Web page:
Friday, March 13, 2015

Counter-factual Animations and Energy

Soon after my students began energy, I presented them with a set of five YouTube videos that I made with VPython of a race between two identical balls, launched by identical springs that had been compressed identical amounts.
The five simulations present five different ways that the race could play out; one is physically accurate and, while the other four have some sort of logic, their results are not physically correct. The students have some time in groups to determine which they think is correct and, more importantly, what specific issues they have with the others. I'm challenging them to figure out the laws of physics in these four alternate universes, in essence.

After they've worked for a while, they vote, and then we go through the unpopular ones first, with students giving their reasons against them, debating as disagreement crops up.

It usually boils down to two or three, and they hone in on the correct answer pretty reliably in a peer-instruction-esque way. The discussion has been lively and productive, and I like it as a way to focus their attention on the kinds of things that energy conservation does and does not allow in the world in general. It also is a good review of some kinematics concepts, including average velocity and the velocity/displacement relationship.

The YouTube format isn't the best - the size is a bit too small, unless you want to switch back and forth between fullscreen and smaller. Additionally, the suggested videos pop-up at the end is distracting and annoying.

To that end, I coded the simulations into GlowScript instead; students can now deal with them in-browser, repeating or switching at will. It would be neat to have two windows to select different simulations to run against each other simultaneously, and I may add that feature in the future. In the meantime, this will be a big improvement for students over the previous incarnation!

Saturday, February 7, 2015

Thoughts on Beginning Magnetism

It has been a while since I have been able to get magnetism into the Honors Physics course, but the lack of fourteen million snow days this year has certainly helped. I'm putting it at the end of the second term, which is the term in which we studied gravity and circular motion, so it fits in pretty well - a non-contact, field-based phenomenon which, like gravity, which causes circular motion.

Since it has been several years, I thought that I'd completely revamp my treatment of magnetism. Here are some notes on the first day, and a brief outline of the plan of the rest. It's mostly bullet points, and at least as much for me remembering the thought process as for anything.

My favorite bit is that it's a whole 95-minute day that fleshes out the idea of field relatively well, giving students some concrete experience puzzling them out and creating representations based on their own investigations. Hopefully, this will give them a better mental picture of fields in space.

General ideas: 
- Magnetism is similar to gravity, in that it's a non-contact force - it's "invisible.'
- It's all about "fields," and we're going to need to figure out what the heck a field is at some point. That's pretty much the goal for the day.

Operational def’ns: We're going to use an operational def'n of the field (at least the B field direction) today. What’s our op. def. of temperature? It's what a thermometer measures! For B field directions, it’s going to be “where a compass points."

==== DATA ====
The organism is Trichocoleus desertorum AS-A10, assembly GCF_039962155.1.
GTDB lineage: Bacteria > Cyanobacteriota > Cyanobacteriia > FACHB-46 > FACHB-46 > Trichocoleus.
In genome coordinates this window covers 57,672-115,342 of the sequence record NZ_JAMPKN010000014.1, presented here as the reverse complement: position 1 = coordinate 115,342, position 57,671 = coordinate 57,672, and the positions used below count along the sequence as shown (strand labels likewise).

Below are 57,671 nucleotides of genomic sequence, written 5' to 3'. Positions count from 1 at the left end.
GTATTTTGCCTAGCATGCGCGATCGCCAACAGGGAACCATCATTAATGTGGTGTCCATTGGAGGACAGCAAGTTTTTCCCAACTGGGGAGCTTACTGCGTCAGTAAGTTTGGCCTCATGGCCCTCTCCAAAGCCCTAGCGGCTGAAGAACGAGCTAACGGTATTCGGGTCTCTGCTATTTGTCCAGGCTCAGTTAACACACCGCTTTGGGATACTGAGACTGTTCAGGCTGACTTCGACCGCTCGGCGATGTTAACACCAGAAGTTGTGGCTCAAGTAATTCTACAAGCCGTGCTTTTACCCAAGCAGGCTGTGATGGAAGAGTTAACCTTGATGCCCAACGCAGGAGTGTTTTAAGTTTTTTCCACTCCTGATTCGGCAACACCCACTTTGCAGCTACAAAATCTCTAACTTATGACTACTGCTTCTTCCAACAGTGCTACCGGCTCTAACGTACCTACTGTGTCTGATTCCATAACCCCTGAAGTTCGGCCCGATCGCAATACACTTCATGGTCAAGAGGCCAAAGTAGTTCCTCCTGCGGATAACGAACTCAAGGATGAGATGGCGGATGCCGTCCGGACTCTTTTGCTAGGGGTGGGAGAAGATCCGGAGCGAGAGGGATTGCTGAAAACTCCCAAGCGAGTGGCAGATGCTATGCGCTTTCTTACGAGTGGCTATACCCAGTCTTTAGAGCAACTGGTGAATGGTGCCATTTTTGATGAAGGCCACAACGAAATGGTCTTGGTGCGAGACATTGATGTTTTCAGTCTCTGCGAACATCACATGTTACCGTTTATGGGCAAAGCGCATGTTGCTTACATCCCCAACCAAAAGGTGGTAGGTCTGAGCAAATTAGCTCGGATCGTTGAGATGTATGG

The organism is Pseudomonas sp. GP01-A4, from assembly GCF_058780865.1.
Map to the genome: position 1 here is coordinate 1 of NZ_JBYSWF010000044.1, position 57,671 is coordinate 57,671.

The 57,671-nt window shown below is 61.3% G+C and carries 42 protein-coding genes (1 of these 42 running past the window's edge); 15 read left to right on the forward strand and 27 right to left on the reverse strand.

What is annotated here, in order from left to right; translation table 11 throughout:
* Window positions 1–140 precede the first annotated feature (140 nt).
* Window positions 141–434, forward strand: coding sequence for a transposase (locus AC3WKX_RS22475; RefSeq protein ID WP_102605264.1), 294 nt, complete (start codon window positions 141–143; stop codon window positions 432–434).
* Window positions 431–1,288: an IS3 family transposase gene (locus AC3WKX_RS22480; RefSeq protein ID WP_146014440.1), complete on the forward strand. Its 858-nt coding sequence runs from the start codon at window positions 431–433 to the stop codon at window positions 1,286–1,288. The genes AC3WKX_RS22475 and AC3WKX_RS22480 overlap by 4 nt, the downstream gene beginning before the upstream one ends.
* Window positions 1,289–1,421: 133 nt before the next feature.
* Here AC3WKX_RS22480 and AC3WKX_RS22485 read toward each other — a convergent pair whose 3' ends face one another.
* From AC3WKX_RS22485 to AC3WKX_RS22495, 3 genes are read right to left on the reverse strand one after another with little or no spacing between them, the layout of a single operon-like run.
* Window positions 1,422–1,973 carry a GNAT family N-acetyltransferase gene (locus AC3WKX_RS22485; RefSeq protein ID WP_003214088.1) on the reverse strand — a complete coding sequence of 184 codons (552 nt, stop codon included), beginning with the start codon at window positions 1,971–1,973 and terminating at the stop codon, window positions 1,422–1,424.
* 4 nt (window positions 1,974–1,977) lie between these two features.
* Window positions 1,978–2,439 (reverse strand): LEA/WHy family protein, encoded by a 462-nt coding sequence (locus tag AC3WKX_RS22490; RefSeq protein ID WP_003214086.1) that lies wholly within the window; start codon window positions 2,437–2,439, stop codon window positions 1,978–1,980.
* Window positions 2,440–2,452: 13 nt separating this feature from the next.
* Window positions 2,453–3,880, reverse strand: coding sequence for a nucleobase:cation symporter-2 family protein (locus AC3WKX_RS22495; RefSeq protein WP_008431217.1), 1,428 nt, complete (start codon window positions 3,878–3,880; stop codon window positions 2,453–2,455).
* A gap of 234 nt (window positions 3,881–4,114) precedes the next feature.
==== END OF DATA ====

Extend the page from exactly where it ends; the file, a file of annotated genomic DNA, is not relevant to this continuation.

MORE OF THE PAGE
Let’s explore that a little:
- Map of the field in the room. Need better compasses, or maybe use phones? (yes, phones worked much better on the second day) They draw their vectors on board, "complete" them to form field lines.
- Let’s look at another field together: field of wire apparatus (through table), with compasses. Combining little arrows into loops, change i direction to see the opposite direction loop
- They investigate with bar magnet, horseshoe magnet, current loop (?), solenoid - your goal is to draw a good diagram of your object's B field on the WB.

Sharing whiteboards (unfortunately, didn't get any pics here of the boards):
- Bar first - what dir. are the field lines? (N to S) What does that tell us about Earth? (The north geographic pole is near a south magnetic pole!). 
- Horseshoe: what’s the orientation of the (unlabeled) poles?
What’s in common so far? 
- loops (are they closed? Yes - we couldn't see the part inside the magnet for these, but they're there)
- from N to S
- distance-dependent strength (how can we tell this from the diagram? Density of field lines!)
- opposites/likes
Now the solenoid: puzzling out the shape (if they didn't figure it out - one class did)

RHR - wire current

Current loop, using RHR1 - generates RHR2… let’s check it for the solenoid (go to solenoid)

Looping back around (see what I did there?): what is a field?
- has a value (magnitude, direction) at every point in space
- affects objects that are in it

Which field have we dealt with? Gravitational field, though we haven't called it that, really.
- Planet g field shape; where’s it strongest? same deal; not closed loops, though - that’s a difference.
- What objects create g fields? (masses) what objects does it affect? (masses)

For B fields, what creates them? perm. mag., currents -> moving charges (spin, domains, etc.), and it’ll affect moving charges, too! We'll look at the effects next time!

- Using this applet to examine the effects of B fields on charges - helps to figure out that the direction of the force on the charge is always perp to v, dependence on q, etc.
- Lorentz force 
- Applying that to a current; forces on wires
- Quantifying the fields of wires, solenoids

That's pretty much what we'll have time for before exams!

Thursday, December 4, 2014

Independent Friction Labs

At the end of the first term, I give my honors physics students a couple of days to design, implement, and present an independent investigation involving friction. That's about all that I specify, other than the size of the poster and a few details about requiring equations set with software, citations, etc.